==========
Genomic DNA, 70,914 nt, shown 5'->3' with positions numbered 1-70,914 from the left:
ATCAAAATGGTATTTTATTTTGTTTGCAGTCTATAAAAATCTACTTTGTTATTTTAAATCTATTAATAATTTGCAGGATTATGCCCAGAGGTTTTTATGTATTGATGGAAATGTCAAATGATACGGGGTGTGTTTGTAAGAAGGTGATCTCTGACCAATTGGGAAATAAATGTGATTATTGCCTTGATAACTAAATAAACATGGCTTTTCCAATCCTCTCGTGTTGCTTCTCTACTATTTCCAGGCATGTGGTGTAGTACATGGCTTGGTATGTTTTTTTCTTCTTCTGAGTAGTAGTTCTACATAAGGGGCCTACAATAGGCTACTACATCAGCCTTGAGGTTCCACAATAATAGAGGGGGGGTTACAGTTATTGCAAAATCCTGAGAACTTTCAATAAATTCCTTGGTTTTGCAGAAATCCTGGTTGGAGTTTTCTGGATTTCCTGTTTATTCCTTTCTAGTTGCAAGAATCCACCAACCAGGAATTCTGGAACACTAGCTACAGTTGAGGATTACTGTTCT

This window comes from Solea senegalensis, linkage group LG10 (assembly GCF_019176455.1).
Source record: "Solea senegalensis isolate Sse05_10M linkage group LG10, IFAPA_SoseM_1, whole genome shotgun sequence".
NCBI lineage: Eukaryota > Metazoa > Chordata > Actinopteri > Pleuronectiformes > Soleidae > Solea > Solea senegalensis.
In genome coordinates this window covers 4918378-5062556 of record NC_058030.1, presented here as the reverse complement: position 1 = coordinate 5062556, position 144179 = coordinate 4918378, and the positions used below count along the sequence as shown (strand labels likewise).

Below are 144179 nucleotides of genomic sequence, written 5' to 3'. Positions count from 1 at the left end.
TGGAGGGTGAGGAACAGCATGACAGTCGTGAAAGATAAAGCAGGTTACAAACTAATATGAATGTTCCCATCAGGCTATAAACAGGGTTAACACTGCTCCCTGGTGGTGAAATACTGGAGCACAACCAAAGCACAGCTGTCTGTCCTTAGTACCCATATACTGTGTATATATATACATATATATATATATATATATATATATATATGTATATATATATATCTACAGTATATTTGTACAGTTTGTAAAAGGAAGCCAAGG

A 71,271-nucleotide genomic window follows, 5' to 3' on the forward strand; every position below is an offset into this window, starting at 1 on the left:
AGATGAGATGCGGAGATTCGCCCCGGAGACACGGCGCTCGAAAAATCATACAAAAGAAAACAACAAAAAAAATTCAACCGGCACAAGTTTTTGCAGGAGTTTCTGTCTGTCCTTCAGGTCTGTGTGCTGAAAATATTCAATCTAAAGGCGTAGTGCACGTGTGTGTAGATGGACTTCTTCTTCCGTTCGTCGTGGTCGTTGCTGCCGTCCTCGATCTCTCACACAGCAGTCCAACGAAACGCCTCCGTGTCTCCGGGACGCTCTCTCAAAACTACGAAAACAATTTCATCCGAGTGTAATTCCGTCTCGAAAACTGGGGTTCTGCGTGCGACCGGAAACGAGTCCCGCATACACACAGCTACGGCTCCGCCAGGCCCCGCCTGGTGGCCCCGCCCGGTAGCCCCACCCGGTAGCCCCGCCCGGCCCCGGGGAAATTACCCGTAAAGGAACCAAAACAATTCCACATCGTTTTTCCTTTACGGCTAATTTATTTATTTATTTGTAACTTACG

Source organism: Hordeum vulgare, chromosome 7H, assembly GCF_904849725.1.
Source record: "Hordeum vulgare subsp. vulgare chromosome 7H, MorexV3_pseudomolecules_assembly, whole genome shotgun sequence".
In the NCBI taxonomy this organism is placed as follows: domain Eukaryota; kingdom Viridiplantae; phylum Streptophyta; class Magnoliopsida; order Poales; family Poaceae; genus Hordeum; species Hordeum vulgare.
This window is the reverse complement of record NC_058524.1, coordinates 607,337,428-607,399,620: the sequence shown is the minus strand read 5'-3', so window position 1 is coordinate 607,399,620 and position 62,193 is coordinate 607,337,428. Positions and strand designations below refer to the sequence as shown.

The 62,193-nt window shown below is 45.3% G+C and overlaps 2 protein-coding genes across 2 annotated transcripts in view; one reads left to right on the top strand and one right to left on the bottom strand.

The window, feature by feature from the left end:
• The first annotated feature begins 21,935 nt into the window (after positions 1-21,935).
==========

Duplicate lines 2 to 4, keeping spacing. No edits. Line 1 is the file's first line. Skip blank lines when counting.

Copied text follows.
ATCAAAATGGTATTTTATTTTGTTTGCAGTCTATAAAAATCTACTTTGTTATTTTAAATCTATTAATAATTTGCAGGATTATGCCCAGAGGTTTTTATGTATTGATGGAAATGTCAAATGATACGGGGTGTGTTTGTAAGAAGGTGATCTCTGACCAATTGGGAAATAAATGTGATTATTGCCTTGATAACTAAATAAACATGGCTTTTCCAATCCTCTCGTGTTGCTTCTCTACTATTTCCAGGCATGTGGTGTAGTACATGGCTTGGTATGTTTTTTTCTTCTTCTGAGTAGTAGTTCTACATAAGGGGCCTACAATAGGCTACTACATCAGCCTTGAGGTTCCACAATAATAGAGGGGGGGTTACAGTTATTGCAAAATCCTGAGAACTTTCAATAAATTCCTTGGTTTTGCAGAAATCCTGGTTGGAGTTTTCTGGATTTCCTGTTTATTCCTTTCTAGTTGCAAGAATCCACCAACCAGGAATTCTGGAACACTAGCTACAGTTGAGGATTACTGTTCT

This window comes from Solea senegalensis, linkage group LG10 (assembly GCF_019176455.1).
Source record: "Solea senegalensis isolate Sse05_10M linkage group LG10, IFAPA_SoseM_1, whole genome shotgun sequence".